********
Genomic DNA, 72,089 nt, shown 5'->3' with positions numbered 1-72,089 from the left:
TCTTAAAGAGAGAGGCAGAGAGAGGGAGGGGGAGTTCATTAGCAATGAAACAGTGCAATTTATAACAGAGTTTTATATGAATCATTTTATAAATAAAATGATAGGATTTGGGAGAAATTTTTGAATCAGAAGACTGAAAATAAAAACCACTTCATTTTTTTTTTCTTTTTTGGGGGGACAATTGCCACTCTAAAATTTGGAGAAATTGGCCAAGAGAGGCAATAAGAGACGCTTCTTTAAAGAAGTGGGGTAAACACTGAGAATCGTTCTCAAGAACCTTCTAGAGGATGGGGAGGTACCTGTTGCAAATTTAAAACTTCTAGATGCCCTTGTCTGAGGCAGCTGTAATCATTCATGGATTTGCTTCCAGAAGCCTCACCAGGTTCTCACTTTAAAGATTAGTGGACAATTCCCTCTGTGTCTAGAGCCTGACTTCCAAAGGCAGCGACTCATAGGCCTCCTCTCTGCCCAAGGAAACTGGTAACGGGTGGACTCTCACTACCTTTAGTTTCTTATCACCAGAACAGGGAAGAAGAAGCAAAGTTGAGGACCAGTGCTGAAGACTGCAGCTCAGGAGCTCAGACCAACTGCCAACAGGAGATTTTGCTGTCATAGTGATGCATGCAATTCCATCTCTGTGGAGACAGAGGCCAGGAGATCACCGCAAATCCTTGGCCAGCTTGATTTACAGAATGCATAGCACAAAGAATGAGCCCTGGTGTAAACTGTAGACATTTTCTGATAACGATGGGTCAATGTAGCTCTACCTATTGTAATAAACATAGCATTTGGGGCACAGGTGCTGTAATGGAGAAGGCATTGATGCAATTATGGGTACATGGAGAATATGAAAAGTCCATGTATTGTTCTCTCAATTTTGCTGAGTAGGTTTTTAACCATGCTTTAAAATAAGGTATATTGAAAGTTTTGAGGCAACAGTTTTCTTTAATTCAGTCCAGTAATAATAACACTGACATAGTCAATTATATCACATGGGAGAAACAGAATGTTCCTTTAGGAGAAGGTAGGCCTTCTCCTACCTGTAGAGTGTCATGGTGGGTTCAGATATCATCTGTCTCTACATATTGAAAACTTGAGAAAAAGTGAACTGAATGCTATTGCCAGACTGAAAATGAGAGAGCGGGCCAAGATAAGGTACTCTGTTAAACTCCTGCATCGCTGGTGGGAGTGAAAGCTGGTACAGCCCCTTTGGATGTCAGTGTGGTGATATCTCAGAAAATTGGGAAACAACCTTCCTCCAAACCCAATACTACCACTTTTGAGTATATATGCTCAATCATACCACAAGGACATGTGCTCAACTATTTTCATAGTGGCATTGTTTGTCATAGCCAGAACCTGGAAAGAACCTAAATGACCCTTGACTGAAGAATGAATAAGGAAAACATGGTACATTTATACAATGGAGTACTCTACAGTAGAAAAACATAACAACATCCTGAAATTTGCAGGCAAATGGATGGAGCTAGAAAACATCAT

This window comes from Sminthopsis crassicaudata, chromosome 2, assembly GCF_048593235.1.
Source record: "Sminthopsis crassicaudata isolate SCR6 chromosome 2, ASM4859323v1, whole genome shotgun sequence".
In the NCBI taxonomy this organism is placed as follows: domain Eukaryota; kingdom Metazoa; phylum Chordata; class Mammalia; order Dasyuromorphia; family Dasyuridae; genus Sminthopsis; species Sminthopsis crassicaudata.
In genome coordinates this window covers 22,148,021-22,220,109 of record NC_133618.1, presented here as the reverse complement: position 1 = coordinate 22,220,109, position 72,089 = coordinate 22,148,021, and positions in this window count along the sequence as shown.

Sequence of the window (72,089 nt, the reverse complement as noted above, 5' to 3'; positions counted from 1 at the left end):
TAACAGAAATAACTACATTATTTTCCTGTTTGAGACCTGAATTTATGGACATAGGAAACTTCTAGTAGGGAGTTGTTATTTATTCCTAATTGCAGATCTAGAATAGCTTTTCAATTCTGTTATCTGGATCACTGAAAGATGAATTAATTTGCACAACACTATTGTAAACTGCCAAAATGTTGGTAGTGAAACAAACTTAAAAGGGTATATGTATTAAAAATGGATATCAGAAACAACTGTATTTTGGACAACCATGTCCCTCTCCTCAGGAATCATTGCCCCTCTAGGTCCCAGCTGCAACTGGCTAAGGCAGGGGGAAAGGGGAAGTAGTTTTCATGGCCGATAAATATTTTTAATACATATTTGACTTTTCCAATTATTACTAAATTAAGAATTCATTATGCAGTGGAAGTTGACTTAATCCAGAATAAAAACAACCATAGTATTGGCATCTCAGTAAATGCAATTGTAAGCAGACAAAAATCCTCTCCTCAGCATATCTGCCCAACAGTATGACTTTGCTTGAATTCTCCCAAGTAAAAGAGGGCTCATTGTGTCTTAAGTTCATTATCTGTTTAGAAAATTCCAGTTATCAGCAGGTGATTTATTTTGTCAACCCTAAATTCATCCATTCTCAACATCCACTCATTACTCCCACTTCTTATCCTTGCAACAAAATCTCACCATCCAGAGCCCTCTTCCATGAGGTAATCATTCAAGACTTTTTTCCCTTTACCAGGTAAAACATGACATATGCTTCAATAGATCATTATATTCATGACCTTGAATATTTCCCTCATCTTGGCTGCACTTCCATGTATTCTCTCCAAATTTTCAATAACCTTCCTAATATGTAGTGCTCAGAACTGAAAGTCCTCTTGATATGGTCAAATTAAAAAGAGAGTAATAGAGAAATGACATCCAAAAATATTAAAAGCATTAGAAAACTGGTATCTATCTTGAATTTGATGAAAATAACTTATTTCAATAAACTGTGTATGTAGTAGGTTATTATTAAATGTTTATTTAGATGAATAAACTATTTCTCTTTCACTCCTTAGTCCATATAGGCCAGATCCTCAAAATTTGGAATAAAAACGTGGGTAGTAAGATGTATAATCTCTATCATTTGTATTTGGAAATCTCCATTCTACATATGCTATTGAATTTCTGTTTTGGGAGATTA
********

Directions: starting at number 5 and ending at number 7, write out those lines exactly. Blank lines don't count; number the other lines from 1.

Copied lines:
In the NCBI taxonomy this organism is placed as follows: domain Eukaryota; kingdom Metazoa; phylum Chordata; class Mammalia; order Dasyuromorphia; family Dasyuridae; genus Sminthopsis; species Sminthopsis crassicaudata.
In genome coordinates this window covers 22,148,021-22,220,109 of record NC_133618.1, presented here as the reverse complement: position 1 = coordinate 22,220,109, position 72,089 = coordinate 22,148,021, and positions in this window count along the sequence as shown.

Sequence of the window (72,089 nt, the reverse complement as noted above, 5' to 3'; positions counted from 1 at the left end):